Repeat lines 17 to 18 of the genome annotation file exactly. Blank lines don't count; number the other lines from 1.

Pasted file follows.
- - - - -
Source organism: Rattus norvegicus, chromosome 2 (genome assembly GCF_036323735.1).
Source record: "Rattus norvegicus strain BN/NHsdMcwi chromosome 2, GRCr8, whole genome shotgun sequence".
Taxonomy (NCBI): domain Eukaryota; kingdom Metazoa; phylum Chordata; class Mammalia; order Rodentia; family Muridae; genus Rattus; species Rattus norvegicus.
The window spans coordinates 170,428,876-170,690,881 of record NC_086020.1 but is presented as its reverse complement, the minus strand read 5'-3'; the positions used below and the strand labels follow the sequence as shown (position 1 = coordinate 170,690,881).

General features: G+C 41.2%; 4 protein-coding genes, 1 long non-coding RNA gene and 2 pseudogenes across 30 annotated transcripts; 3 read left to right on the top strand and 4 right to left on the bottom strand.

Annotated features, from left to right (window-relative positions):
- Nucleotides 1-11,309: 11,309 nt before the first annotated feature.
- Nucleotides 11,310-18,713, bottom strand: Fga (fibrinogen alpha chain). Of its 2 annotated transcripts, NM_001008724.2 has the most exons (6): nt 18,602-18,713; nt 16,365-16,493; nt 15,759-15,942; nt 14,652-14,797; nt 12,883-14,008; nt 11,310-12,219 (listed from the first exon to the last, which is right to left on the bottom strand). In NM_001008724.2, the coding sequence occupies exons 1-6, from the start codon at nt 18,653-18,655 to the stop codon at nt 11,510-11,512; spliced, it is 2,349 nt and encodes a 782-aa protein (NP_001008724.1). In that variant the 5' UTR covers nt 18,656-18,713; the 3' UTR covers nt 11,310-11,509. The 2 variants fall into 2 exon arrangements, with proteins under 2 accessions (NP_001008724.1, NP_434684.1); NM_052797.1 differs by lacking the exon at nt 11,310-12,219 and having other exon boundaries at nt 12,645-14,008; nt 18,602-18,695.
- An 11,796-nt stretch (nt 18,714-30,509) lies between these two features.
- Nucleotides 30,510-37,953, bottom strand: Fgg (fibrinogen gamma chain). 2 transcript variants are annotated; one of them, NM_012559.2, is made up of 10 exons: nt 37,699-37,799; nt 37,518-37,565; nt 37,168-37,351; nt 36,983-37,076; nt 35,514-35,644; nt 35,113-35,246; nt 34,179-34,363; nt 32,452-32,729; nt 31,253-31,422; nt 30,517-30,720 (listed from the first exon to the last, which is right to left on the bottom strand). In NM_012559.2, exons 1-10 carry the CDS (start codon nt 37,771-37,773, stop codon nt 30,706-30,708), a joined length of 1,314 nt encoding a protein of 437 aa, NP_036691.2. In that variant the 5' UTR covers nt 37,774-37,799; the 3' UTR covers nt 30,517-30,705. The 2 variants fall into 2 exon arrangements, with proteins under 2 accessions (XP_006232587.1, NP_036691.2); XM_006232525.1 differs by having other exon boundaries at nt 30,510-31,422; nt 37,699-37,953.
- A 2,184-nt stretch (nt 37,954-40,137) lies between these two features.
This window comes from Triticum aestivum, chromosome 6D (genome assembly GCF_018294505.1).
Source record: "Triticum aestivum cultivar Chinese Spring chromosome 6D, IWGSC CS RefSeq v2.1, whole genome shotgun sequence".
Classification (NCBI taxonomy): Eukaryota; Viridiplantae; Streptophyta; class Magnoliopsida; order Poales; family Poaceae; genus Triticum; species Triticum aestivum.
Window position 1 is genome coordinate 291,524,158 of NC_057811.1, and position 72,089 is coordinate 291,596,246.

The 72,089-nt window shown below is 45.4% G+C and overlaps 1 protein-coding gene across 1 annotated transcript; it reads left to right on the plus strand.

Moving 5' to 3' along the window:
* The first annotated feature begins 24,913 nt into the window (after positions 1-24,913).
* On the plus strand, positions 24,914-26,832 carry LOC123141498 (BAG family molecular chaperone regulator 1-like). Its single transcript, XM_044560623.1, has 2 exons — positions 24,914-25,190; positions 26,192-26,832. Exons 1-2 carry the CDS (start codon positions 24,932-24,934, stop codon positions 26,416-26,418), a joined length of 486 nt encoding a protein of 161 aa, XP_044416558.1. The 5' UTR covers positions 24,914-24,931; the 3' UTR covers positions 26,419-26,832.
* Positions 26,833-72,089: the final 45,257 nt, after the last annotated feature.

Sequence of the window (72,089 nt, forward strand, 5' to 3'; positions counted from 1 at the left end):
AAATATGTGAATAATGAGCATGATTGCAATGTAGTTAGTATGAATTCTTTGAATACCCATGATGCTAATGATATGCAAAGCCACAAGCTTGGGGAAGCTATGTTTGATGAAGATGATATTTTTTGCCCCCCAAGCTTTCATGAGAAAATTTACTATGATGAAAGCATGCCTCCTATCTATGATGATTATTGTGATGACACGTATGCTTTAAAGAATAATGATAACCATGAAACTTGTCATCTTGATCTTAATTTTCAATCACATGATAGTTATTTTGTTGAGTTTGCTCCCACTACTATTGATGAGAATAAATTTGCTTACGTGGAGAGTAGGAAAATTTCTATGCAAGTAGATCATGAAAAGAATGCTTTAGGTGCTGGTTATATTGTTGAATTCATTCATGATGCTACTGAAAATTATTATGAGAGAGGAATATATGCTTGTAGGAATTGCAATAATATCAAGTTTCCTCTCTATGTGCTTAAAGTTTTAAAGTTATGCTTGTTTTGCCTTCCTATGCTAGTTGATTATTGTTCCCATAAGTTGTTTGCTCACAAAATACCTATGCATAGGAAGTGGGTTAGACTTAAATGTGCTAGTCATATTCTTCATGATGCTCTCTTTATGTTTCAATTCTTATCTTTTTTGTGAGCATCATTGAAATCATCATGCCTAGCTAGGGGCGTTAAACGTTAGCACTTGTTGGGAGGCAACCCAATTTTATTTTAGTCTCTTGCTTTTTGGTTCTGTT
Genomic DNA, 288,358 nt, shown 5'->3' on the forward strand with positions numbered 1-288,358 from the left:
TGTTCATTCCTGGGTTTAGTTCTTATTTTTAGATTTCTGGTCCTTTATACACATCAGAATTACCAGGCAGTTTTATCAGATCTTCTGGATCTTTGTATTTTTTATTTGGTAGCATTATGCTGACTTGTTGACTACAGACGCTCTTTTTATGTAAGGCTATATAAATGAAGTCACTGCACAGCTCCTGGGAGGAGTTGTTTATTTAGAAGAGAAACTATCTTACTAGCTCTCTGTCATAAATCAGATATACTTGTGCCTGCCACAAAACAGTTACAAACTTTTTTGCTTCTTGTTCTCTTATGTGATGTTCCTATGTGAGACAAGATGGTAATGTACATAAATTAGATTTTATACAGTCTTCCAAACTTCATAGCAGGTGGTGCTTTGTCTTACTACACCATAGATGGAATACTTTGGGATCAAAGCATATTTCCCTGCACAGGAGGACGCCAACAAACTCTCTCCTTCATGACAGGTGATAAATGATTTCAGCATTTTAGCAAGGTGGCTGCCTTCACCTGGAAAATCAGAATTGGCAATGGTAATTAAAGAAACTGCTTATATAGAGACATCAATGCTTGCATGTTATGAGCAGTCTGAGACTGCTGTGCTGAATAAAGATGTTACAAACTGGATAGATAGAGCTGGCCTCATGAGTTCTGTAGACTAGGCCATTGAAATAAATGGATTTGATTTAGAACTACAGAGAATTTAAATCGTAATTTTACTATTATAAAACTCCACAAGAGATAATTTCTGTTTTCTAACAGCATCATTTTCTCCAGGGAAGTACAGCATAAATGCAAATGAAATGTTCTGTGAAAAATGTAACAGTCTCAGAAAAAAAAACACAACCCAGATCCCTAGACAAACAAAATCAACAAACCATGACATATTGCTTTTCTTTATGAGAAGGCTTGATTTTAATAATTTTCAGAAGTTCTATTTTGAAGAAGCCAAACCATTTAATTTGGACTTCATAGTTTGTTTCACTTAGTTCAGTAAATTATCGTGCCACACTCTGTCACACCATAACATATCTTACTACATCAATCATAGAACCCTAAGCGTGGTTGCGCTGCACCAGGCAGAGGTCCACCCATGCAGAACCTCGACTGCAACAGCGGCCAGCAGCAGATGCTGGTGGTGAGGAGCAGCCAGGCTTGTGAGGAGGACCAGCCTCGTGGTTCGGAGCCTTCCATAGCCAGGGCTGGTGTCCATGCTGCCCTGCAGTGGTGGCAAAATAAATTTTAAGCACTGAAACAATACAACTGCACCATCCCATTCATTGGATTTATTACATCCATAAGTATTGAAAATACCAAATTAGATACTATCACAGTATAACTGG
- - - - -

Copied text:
Moving 5' to 3' along the window:
* The first annotated feature begins 24,913 nt into the window (after positions 1-24,913).